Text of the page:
• Doctors tests new drug on patient at Charlotte's Levine Cancer Institute

    By: Erica Bryant

    Updated:

    CHARLOTTE, N.C. - Amanda Thomas' faith has brought her a long way.

    She told Channel 9 that if she hadn’t been rushed to the hospital after a car crash in November 2017, she might have never known she had brain cancer.

    “I was like, ‘I'm gonna let God handle it because I know he believes in me, and that's all that matters,” Thomas said.


    In the video above, anchor Erica Bryant talks to a doctor about how the new drug worked for a patient at Levine Cancer Institute.


    Thomas’ tumor was deep in her brain, and in a rare form.

    Dr. Ashley Sumrall identified Amanda as a perfect candidate for a new drug clinical trial at Levine Cancer Institute.

    [RIP MEDICAL DEBT: Channel 9, nonprofit help wipe away cancer survivor's bills]

    “It targets a pathway, and in that pathway, there are receptors,” Sumrall said. “This goes in and blocks the cups on the tumor so they can't be filled.”

    Doctors said it's stopped the tumor from growing and now it's undetectable on her scans.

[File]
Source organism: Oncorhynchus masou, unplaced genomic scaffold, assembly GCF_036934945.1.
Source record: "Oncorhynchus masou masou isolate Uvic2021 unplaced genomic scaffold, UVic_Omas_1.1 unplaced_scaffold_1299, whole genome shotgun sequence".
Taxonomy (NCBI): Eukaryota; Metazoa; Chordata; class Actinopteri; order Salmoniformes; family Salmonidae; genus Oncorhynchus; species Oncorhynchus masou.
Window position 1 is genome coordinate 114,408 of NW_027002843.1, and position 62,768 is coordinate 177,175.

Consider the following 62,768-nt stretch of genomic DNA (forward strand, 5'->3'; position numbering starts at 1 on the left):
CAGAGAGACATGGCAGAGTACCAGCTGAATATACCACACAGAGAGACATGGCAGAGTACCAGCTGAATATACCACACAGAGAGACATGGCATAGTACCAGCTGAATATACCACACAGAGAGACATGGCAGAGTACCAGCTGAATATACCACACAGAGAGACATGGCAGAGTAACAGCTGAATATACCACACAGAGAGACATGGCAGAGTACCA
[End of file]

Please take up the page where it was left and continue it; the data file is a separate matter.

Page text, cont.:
[Levine Children's Hospital gets $5M for cancer fight]

    “At first, I was like five pills, I don't know if I can do this, but I gave it a try,” Thomas said. “It was the best thing I did in my life.”

    Researchers are optimistic about what so far appears to be a medical miracle that could soon be available for others.

    “Some patients have had over a 90 percent response and it does this without harming other tissues, and with minimal side effects, so it’s almost perfect for her,” Sumrall said.

    Sumrall said if she had not Thomas two years ago, she would not have made it this far.

    Researchers have been working on the drug for 10 years.

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